Rocking the Atrium | Wine | Salt Lake City | Salt Lake City Weekly

Rocking the Atrium 

Living large and looking for groupies at Snowbird’s killer brunch.

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Where are all the groupies? That’s the question I kept asking myself on a sunny Sunday morning at Snowbird. Where are my groupies?

I was still feeling like a rock star on the Sunday of last month’s Snowbird Jazz & Blues Festival. That’s because on Saturday night, I’d played guitar in front of the Snowbird crowd, just like my own guitar gods Alvin Youngblood Hart and Buddy Guy (who tore down the house). It takes either guts or outright stupidity to try to follow acts like that. And yet, after a half-dozen Squatters’ Chasing Tail Ales or so, I found myself onstage at the annual Snowbird Jazz & Blues Festival jam session, hosted by Salt Lake City’s own Blues on First. Strapping on a Strat and getting the chance to play “Spoonful” behind an incredible singer like Nick Greco'well, that will make you feel like a rock star.

So when I wandered down to Sunday brunch at The Atrium, I was still flying high and wondering where the groupies had gone. My very favorite groupie'my fiancée'let me bathe in this little rock & roll fantasy until I had to borrow a few bucks to tip our Atrium server. Ah, the fickleness of stardom.

You will feel like a rock star, however, if you allow yourself to wallow in the splendor of Sunday brunch at The Atrium. This is especially true while the weather is still gorgeous and you can lounge out on the patio drinking Champagne under the sun, nibbling on chilled seafood and acting all Rod Stewart-ish while you listen to the live sounds of local artists like Anke Summerhill. You’ll definitely get the rock-star treatment from the top-notch Snowbird team that hosts The Atrium’s Sunday brunch, including Chris Mueller, Snowbird’s food and beverage director (despite his flaw of being a “cheesehead” Green Bay Packers fan) and Charlote Odebrecht, the restaurant’s superb manager, who hails from the south of Brazil. From Mueller right down to the guys busing tables, Sunday brunch at The Atrium is a lesson in attentive restaurant service and'priced at $24.95 for adults'a relative bargain when compared with some of the other high-end brunches around the state.

Located on the ground floor of Snowbird’s Cliff Lodge, The Atrium is a sunny (both inside and out) and airy restaurant with ceilings that seem to soar almost as high as Mount Baldy, which serves as the restaurant’s stunning natural backdrop. It’s always an inviting spot for a meal. But the restaurant really comes alive during Sunday brunch, when chef Joe Smith lays out a spread to satisfy the hungriest skier, hiker, biker or guitar picker.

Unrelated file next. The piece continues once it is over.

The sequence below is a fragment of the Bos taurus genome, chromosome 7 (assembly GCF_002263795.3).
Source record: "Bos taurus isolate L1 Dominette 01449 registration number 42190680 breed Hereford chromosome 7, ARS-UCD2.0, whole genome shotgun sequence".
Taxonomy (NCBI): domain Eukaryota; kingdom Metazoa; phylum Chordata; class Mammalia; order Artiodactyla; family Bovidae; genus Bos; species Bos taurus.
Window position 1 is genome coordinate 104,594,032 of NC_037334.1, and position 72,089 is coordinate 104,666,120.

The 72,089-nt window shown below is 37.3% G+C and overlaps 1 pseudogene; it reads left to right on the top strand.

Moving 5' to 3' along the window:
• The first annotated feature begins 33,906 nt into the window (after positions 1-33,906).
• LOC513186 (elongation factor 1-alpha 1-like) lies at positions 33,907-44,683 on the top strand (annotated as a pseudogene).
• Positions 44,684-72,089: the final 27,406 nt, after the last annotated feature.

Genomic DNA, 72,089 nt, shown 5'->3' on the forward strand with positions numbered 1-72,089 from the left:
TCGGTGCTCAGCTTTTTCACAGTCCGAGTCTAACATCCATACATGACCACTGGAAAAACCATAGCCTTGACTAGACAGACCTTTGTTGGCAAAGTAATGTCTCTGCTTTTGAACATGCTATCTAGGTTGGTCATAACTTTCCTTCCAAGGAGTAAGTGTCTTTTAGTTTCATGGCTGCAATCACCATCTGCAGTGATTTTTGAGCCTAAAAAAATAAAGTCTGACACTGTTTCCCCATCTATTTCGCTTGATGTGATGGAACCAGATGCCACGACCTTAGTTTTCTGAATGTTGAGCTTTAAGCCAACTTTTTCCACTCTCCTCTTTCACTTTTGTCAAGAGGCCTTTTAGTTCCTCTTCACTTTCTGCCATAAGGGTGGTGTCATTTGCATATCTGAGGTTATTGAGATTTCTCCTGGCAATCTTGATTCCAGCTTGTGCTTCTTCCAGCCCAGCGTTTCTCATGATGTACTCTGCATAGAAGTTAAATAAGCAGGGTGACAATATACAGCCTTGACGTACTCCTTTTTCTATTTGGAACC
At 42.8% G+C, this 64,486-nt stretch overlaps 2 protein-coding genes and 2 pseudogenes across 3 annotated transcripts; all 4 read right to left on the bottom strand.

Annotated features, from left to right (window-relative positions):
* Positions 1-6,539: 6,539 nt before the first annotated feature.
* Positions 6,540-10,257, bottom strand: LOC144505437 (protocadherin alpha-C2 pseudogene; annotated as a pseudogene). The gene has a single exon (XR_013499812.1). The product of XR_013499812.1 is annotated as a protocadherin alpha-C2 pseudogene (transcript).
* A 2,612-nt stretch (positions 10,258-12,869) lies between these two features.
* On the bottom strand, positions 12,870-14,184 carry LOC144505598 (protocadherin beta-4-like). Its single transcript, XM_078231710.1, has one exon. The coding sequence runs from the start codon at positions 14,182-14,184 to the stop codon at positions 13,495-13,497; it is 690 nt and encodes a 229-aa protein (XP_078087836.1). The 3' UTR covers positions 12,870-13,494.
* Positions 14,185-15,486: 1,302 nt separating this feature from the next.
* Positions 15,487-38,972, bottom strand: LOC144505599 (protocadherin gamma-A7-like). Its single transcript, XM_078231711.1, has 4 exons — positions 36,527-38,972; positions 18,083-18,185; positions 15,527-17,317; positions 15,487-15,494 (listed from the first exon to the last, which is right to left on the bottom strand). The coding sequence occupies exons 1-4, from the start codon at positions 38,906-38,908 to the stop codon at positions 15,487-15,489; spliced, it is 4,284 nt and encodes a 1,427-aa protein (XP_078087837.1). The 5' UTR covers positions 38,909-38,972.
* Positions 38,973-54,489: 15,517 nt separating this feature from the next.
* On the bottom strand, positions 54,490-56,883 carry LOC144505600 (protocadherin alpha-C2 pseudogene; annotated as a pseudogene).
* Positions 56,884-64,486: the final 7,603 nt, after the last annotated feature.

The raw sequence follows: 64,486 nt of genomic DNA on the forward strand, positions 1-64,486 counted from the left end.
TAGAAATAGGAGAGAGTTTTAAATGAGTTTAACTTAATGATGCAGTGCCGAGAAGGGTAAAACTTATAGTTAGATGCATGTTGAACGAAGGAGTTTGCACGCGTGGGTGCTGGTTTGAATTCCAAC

The brunch menu changes from week to week at The Atrium, depending in part on what’s fresh and also on what else might be going on that weekend at The Bird. For example, during the annual Jazz & Blues Festival, the brunch takes on a New Orleans Cajun-Creole theme, with buffet choices like andouille sausage and chicken jambalaya topped with Creole sauce, rock shrimp and okra bisque, and tender pork loin stuffed with oysters. I also came across the best crawfish etouffee (served with yummy liver-flecked “dirty” rice) I’ve eaten outside of Louisiana at The Atrium brunch; just as soon as I shut down my computer here I’m going to try to pry the recipe from the chef.

Of course, every week, The Atrium brunch includes staples like eggs Benedict, country sausage, applewood smoked bacon, cinnamon french toast, pancakes, waffles, omelets made to order, a killer chilled seafood station and fresh sushi. There are few breakfasts more satisfying to me than a plate of freshly shucked oysters, steamed shrimp, clams, mussels and calamari with a zesty Bloody Mary alongside. Oh, what a way to start the day!

You’ll also want to wander outside to the grill station, where Fernando serves up juicy slices of flank steak with a zippy chimichurri mint sauce. And stop by to see Mike, because he’ll flambé Bananas Foster for you right on the spot. Chilled seafood, flank steak and Bananas Foster for breakfast? That’s called living “la vida loca”'and a rock star’s dream.

In restaurants, I’d prefer never to hear the phrase, “Save room for dessert?” uttered to me again. But in this instance I’m going to admonish you to, well, save room for dessert. Snowbird pastry chef Christina McMullen knows a thing or two about fabulous desserts and hers are to die for'another phrase I could live contentedly without but that seems entirely apropos here. From crowd-pleasing standards like Key Lime pie, New York Cheesecake, and the Atrium’s signature bread pudding to more elegant and inspired creations like McMullen’s lavender panna cotta and her stunningly beautiful chocolate pear tart, the Atrium’s dessert selection is a keystone of Sunday brunch at Snowbird, not merely an afterthought. So: Save room for dessert.

But why hurry to rush back down to the city after brunch? Instead, why not do what Madonna or Britney or Bowie would do: Head upstairs to the spa for a bit of luxurious pampering, or maybe out to the heated Cliff Lodge pool for some well-deserved R&R. Because, for just one day at Snowbird, you can be a star. Why, you could even be the backup guitarist for Blues on First.

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More by Ted Scheffler

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